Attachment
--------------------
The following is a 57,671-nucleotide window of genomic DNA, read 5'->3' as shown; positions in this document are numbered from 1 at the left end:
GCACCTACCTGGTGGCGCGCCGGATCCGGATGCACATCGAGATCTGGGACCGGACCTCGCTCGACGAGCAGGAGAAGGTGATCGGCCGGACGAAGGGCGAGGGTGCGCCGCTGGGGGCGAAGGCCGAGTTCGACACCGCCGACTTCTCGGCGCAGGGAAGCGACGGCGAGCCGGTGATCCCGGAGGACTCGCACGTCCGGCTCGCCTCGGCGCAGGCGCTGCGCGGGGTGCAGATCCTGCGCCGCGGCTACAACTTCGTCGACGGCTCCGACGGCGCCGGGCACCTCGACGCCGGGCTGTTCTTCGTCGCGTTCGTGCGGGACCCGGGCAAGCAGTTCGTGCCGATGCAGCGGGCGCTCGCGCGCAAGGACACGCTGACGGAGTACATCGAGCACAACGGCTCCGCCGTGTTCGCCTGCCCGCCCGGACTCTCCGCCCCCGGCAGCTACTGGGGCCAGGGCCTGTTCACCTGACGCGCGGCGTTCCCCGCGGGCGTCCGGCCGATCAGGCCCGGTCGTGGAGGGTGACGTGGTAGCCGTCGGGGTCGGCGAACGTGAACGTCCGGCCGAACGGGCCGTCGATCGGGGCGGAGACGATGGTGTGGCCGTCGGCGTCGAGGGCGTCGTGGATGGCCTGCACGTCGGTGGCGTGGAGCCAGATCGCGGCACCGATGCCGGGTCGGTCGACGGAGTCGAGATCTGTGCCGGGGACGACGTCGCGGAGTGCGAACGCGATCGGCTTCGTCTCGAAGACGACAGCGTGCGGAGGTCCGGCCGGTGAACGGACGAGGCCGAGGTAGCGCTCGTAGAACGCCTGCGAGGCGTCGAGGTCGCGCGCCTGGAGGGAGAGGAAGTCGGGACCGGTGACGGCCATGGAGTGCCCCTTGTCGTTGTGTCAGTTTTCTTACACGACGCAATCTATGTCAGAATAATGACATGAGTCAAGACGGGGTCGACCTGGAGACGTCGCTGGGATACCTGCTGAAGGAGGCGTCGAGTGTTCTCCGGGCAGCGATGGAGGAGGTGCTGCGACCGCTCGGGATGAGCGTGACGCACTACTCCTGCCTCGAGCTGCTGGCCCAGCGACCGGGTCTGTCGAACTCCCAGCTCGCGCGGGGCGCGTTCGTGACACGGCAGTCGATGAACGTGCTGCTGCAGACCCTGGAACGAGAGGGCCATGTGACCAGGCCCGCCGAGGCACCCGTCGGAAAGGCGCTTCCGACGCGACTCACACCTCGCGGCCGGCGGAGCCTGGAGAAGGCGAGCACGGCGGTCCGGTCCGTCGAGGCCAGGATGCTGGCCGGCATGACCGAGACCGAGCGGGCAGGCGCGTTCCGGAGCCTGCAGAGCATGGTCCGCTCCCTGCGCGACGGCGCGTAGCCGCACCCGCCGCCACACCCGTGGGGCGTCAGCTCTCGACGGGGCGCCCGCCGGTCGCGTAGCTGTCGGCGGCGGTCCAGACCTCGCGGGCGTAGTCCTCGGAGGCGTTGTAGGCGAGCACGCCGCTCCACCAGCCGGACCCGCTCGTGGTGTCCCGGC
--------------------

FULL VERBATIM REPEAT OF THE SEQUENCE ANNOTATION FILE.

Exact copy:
The following is a 57,671-nucleotide window of genomic DNA, read 5'->3' as shown; positions in this document are numbered from 1 at the left end:
GCACCTACCTGGTGGCGCGCCGGATCCGGATGCACATCGAGATCTGGGACCGGACCTCGCTCGACGAGCAGGAGAAGGTGATCGGCCGGACGAAGGGCGAGGGTGCGCCGCTGGGGGCGAAGGCCGAGTTCGACACCGCCGACTTCTCGGCGCAGGGAAGCGACGGCGAGCCGGTGATCCCGGAGGACTCGCACGTCCGGCTCGCCTCGGCGCAGGCGCTGCGCGGGGTGCAGATCCTGCGCCGCGGCTACAACTTCGTCGACGGCTCCGACGGCGCCGGGCACCTCGACGCCGGGCTGTTCTTCGTCGCGTTCGTGCGGGACCCGGGCAAGCAGTTCGTGCCGATGCAGCGGGCGCTCGCGCGCAAGGACACGCTGACGGAGTACATCGAGCACAACGGCTCCGCCGTGTTCGCCTGCCCGCCCGGACTCTCCGCCCCCGGCAGCTACTGGGGCCAGGGCCTGTTCACCTGACGCGCGGCGTTCCCCGCGGGCGTCCGGCCGATCAGGCCCGGTCGTGGAGGGTGACGTGGTAGCCGTCGGGGTCGGCGAACGTGAACGTCCGGCCGAACGGGCCGTCGATCGGGGCGGAGACGATGGTGTGGCCGTCGGCGTCGAGGGCGTCGTGGATGGCCTGCACGTCGGTGGCGTGGAGCCAGATCGCGGCACCGATGCCGGGTCGGTCGACGGAGTCGAGATCTGTGCCGGGGACGACGTCGCGGAGTGCGAACGCGATCGGCTTCGTCTCGAAGACGACAGCGTGCGGAGGTCCGGCCGGTGAACGGACGAGGCCGAGGTAGCGCTCGTAGAACGCCTGCGAGGCGTCGAGGTCGCGCGCCTGGAGGGAGAGGAAGTCGGGACCGGTGACGGCCATGGAGTGCCCCTTGTCGTTGTGTCAGTTTTCTTACACGACGCAATCTATGTCAGAATAATGACATGAGTCAAGACGGGGTCGACCTGGAGACGTCGCTGGGATACCTGCTGAAGGAGGCGTCGAGTGTTCTCCGGGCAGCGATGGAGGAGGTGCTGCGACCGCTCGGGATGAGCGTGACGCACTACTCCTGCCTCGAGCTGCTGGCCCAGCGACCGGGTCTGTCGAACTCCCAGCTCGCGCGGGGCGCGTTCGTGACACGGCAGTCGATGAACGTGCTGCTGCAGACCCTGGAACGAGAGGGCCATGTGACCAGGCCCGCCGAGGCACCCGTCGGAAAGGCGCTTCCGACGCGACTCACACCTCGCGGCCGGCGGAGCCTGGAGAAGGCGAGCACGGCGGTCCGGTCCGTCGAGGCCAGGATGCTGGCCGGCATGACCGAGACCGAGCGGGCAGGCGCGTTCCGGAGCCTGCAGAGCATGGTCCGCTCCCTGCGCGACGGCGCGTAGCCGCACCCGCCGCCACACCCGTGGGGCGTCAGCTCTCGACGGGGCGCCCGCCGGTCGCGTAGCTGTCGGCGGCGGTCCAGACCTCGCGGGCGTAGTCCTCGGAGGCGTTGTAGGCGAGCACGCCGCTCCACCAGCCGGACCCGCTCGTGGTGTCCCGGC